N.J. Constitutional Convention: Vol. 4, Page 370


STATE OF NEW JERSEY CONSTITUTIONAL CONVENTION OF 1947
COMMITTEE ON THE JUDICIARY
Wednesday, July 9, 1947 (Morning session)

MR. GAULKIN: That is precisely so.

MR. SOMMER: And, therefore, I may come too late for the relief at law which may be the only relief I am entitled to.

MR. GAULKIN: Precisely so, Dean, except in those cases where there is a transfer of the cause of action, but that won't help you in your situation where the law court determines that your cause of action at law is a new action.

VICE-CHAIRMAN: And reverse the situation, so that the action is started at law and an equitable defense sought to be raised is excluded by the statute running there. Wouldn't the same thing apply there?

MR. GAULKIN: Precisely. As a matter of fact, that was one of the grounds of appeal in the Nazzaro case. There, however, the court held that in view of the fact that we hadn't discontinued the action at law and had simply filed a bill in Chancery to help the action at law, we were all right, but if we had discontinued the action in the Nazzaro case and started all over again, we would have been out of luck. There are numerous cases of that sort.

MR. SOMMER: You lost not only the opportunity, but lost the remedy.

MR. GAULKIN: Precisely, plus the additional fact that in most insurance cases the policy fixes shorter periods of time within which to sue, shorter than the statute of limitations. Fire insurance policies in New Jersey require that action be instituted within one year after the fire, and as you can see by the cases I have mentioned, you rarely get a decision from the court within that time.

MR. McMURRAY: Yes, but in your statements where you favored integration of equity and law you have referred to the federal system quite frequently. Now, if you were writing the Judicial Article in the Constitution, how far would you go in following the federal set-up?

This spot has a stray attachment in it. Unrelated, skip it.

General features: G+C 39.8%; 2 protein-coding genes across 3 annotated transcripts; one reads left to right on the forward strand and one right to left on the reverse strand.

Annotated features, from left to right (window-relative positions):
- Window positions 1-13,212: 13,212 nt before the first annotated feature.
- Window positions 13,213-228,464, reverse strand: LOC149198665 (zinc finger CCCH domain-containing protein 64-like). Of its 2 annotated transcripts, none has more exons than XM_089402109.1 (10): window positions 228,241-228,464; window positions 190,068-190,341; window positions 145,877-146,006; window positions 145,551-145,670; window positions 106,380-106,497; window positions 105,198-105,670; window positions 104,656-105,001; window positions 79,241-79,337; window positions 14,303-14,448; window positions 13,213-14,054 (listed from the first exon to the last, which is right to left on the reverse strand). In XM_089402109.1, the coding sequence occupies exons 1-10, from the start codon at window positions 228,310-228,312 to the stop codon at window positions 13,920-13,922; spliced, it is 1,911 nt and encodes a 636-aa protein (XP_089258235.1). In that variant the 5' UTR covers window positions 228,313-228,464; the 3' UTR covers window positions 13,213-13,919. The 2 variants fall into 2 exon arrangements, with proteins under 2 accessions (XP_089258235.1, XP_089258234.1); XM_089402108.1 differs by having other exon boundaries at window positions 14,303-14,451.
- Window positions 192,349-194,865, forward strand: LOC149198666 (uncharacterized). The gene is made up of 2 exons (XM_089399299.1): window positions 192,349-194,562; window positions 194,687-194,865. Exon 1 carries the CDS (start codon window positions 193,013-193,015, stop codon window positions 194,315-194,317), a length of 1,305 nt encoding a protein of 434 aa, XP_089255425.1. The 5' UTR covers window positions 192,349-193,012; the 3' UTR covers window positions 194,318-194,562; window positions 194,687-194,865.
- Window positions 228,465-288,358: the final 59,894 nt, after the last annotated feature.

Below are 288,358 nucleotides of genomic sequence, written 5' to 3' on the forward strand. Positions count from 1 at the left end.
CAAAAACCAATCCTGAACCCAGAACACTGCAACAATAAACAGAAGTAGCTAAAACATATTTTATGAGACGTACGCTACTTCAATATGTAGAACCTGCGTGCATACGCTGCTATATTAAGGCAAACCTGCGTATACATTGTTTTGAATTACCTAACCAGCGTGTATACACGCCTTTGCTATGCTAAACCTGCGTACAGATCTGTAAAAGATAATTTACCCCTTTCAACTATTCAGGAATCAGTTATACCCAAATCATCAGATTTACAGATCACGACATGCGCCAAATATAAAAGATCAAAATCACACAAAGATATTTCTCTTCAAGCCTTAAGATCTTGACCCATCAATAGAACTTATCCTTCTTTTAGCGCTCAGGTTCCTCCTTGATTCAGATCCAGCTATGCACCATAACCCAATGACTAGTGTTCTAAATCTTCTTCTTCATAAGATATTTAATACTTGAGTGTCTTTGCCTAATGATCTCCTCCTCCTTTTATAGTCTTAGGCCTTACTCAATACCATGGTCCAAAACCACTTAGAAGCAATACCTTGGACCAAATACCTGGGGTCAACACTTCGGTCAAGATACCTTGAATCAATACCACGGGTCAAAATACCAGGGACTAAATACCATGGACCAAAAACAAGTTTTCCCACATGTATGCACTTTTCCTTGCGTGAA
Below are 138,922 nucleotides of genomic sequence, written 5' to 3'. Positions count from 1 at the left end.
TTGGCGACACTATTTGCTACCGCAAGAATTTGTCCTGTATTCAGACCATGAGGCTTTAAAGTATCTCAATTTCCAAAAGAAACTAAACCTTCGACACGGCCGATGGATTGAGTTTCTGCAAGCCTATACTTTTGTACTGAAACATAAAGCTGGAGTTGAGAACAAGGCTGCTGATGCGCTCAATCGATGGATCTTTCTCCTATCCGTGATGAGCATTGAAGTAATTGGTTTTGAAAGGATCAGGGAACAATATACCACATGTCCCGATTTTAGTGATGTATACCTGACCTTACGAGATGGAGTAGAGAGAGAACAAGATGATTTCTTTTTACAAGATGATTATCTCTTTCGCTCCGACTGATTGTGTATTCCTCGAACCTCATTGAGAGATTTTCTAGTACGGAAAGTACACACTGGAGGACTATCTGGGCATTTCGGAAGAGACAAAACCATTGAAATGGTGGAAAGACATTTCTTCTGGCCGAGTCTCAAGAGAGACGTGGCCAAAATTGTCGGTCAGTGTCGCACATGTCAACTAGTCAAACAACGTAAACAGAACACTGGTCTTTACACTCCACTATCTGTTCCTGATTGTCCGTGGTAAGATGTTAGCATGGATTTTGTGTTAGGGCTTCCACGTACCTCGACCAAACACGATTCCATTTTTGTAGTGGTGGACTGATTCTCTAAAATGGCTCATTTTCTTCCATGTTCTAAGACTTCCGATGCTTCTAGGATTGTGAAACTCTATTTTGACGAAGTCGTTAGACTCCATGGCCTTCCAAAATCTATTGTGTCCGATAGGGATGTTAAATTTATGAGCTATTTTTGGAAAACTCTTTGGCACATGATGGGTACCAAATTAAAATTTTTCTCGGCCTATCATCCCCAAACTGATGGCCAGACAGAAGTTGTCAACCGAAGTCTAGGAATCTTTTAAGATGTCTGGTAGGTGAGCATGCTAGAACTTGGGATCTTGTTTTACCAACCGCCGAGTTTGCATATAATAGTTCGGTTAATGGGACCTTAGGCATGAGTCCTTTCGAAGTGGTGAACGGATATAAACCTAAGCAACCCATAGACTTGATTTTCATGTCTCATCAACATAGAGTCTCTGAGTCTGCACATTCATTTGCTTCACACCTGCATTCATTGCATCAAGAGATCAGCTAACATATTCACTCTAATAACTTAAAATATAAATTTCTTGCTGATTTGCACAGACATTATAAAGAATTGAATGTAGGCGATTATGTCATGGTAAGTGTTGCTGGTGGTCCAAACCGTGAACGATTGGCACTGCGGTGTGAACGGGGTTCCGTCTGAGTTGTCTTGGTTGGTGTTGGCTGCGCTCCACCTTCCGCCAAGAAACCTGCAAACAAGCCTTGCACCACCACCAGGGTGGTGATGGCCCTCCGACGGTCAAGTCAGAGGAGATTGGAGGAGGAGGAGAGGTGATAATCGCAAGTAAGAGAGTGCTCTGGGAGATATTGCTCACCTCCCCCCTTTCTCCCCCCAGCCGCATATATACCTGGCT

MR. GAULKIN: Well, as to draftsmanship, I haven't given that much thought. Of course, as we all know, the federal provision is very brief and has worked out very well. Personally, I would see no objection to the same provision in our State Constitution, leaving the creation of the courts to the Legislature as occasion requires from time to time. We have had, particularly in the federal courts, situations where under stress of war we have had new types of cases arising which have created a good deal of litigation, such as the O.P.A., etc. Our Legislature should be free, I think, to establish the courts needed in such emergencies and to abolish them when the emergency is over.

MRS. MILLER: I would like to ask a question as to the number of dual actions there are where litigants have to start more than one action. Do you know how many there are, Mr. Gaulkin?

MR. GAULKIN: I couldn't answer that at this time. These cases


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